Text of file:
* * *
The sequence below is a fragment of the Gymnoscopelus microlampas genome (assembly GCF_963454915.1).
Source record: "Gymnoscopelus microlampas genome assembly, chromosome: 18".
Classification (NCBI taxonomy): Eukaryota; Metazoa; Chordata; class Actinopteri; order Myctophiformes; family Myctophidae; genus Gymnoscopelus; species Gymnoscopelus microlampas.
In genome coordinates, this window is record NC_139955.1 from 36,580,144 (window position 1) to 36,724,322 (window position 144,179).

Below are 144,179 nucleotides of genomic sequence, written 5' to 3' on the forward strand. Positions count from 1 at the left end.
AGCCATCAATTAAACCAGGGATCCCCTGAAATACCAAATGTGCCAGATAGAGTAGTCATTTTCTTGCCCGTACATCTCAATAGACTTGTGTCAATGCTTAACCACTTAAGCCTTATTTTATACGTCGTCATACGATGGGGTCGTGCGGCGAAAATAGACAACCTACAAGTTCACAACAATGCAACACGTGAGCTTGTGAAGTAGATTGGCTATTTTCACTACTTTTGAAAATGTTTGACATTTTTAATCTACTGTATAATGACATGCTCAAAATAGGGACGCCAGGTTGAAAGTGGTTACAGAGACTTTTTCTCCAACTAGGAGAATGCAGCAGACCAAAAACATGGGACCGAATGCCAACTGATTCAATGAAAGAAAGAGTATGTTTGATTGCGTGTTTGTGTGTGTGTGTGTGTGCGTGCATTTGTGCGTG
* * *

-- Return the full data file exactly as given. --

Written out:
The sequence below is a fragment of the Gymnoscopelus microlampas genome (assembly GCF_963454915.1).
Source record: "Gymnoscopelus microlampas genome assembly, chromosome: 18".
Classification (NCBI taxonomy): Eukaryota; Metazoa; Chordata; class Actinopteri; order Myctophiformes; family Myctophidae; genus Gymnoscopelus; species Gymnoscopelus microlampas.
In genome coordinates, this window is record NC_139955.1 from 36,580,144 (window position 1) to 36,724,322 (window position 144,179).

Below are 144,179 nucleotides of genomic sequence, written 5' to 3' on the forward strand. Positions count from 1 at the left end.
AGCCATCAATTAAACCAGGGATCCCCTGAAATACCAAATGTGCCAGATAGAGTAGTCATTTTCTTGCCCGTACATCTCAATAGACTTGTGTCAATGCTTAACCACTTAAGCCTTATTTTATACGTCGTCATACGATGGGGTCGTGCGGCGAAAATAGACAACCTACAAGTTCACAACAATGCAACACGTGAGCTTGTGAAGTAGATTGGCTATTTTCACTACTTTTGAAAATGTTTGACATTTTTAATCTACTGTATAATGACATGCTCAAAATAGGGACGCCAGGTTGAAAGTGGTTACAGAGACTTTTTCTCCAACTAGGAGAATGCAGCAGACCAAAAACATGGGACCGAATGCCAACTGATTCAATGAAAGAAAGAGTATGTTTGATTGCGTGTTTGTGTGTGTGTGTGTGTGCGTGCATTTGTGCGTG